Flying in the middle seat is rarely a pleasant experience, but it’s considerably worse when you never saw it coming. While many airlines allow you to select a nonmiddle seat ahead of time, even that strategy isn’t foolproof.
After all, somebody has to sit in the middle, right? When a flight is overbooked, people are moved for any number of reasons. If something goes awry, that someone stuck in the middle could well be you.
If you hate the middle, however, you can minimize your chances by planning ahead. Here’s how:
>> Select your seats early. Most major airlines allow you to select your seats on many paid fares and award fares. If you don’t select your seat when you purchase your ticket, you can generally log into your account (or search for your flight using your confirmation number) and select your seats later.
If you want to avoid a middle seat, your best bet is exercising your choice as early as you can.
>> Don’t book basic economy. Some fare types don’t allow you to select a seat — specifically, the basic economy fare. These fares are marketed as “bare bones,” and they are. Take the American Airlines basic economy fare, for example. With this low-cost fare your seat is assigned at check-in, or you can pay extra to select a seat.
If you want to avoid the middle, avoid basic economy fares or be willing to pay a little extra for a seat assignment.
>> Book early boarding. If you have an assigned seat, you’re probably safe. But, what if your airline doesn’t assign seats at all?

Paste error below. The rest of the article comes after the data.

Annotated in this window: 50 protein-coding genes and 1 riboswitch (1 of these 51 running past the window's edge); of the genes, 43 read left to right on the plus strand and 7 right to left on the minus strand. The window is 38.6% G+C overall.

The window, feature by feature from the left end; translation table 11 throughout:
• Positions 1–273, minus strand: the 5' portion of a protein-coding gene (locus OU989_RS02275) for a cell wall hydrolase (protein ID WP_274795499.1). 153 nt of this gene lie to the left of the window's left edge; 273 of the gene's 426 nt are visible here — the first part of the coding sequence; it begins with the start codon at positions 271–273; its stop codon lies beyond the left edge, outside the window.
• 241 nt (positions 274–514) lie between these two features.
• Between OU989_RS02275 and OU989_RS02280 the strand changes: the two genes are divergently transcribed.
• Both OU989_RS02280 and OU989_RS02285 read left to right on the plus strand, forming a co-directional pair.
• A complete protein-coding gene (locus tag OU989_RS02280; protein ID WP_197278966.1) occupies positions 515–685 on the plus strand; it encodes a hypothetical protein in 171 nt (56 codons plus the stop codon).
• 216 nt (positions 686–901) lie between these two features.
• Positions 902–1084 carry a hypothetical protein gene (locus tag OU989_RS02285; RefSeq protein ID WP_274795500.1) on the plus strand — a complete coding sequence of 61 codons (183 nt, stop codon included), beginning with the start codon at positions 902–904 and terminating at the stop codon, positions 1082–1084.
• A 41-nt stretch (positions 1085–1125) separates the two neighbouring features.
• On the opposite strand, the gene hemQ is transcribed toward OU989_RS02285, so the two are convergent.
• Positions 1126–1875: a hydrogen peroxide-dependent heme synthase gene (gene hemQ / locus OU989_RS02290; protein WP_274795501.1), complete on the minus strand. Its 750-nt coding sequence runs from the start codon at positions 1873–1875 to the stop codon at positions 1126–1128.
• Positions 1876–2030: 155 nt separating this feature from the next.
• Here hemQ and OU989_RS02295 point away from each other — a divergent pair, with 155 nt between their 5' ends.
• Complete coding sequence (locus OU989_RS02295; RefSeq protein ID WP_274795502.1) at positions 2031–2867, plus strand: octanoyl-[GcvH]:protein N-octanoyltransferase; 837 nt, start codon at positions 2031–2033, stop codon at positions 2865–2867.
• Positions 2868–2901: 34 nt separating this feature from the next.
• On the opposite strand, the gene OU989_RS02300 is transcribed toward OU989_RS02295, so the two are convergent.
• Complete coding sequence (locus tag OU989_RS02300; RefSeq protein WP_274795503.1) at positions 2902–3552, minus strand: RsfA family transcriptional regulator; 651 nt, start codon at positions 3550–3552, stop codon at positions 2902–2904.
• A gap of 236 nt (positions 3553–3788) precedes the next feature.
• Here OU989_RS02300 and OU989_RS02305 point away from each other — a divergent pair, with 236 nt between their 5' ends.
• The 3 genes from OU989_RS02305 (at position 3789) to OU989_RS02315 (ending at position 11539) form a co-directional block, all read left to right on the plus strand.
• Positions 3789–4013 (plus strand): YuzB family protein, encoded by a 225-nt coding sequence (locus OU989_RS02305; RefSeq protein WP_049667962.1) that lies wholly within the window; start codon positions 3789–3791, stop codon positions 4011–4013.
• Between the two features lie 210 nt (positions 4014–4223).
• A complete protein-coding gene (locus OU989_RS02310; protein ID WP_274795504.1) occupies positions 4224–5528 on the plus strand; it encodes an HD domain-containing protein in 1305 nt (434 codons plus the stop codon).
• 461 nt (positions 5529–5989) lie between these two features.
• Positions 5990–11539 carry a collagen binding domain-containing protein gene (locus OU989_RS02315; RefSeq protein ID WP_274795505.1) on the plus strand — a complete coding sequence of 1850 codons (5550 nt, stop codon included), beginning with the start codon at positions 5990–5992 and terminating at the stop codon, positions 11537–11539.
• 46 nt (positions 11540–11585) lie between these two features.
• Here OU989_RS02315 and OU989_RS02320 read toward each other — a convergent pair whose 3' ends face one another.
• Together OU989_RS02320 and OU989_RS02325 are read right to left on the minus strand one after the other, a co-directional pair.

Yep, I’m talking about Southwest Airlines, a carrier that boards by groups instead.
If you want to make sure you sit where you want, you can pay $15 per leg for early boarding. This will get you in the “A” group, which means you’ll have your pick of seats before others board the plane.
>> Check in early. Southwest Airlines gives preference to people who check in early as well. If you check in 24 hours early, for example, you’ll get in the earliest boarding group. Those who check in last are typically part of the “C” group, which gets the remaining middle seats that are left.
If you want to give yourself the best shot at a seat you like with Southwest, checking in exactly 24 hours before your flight is the way to go.
Still, checking in early with other airlines is smart, even if you have a confirmed seat already. By checking in and printing your boarding pass as soon as you can (typically the 24-hour mark), you can solidify your claim on your chosen seat and ward off any shenanigans (like a flight attendant moving you to accommodate someone else).
>> Pay for an upgrade. Last but not least, paying for an upgrade is one of the best ways to sit where you want on a plane. You don’t have to upgrade to a different fare class, either. Many times you can pay extra for “premium seats” with extra legroom or a preferred spot on the plane.
When you pay for a seat, you can almost guarantee it’s yours. So, try not to balk at the idea of paying an extra $15 or $40 for a seat of your choosing. If you wind up in the middle against your will, $15 or even $40 might seem like an amazing deal.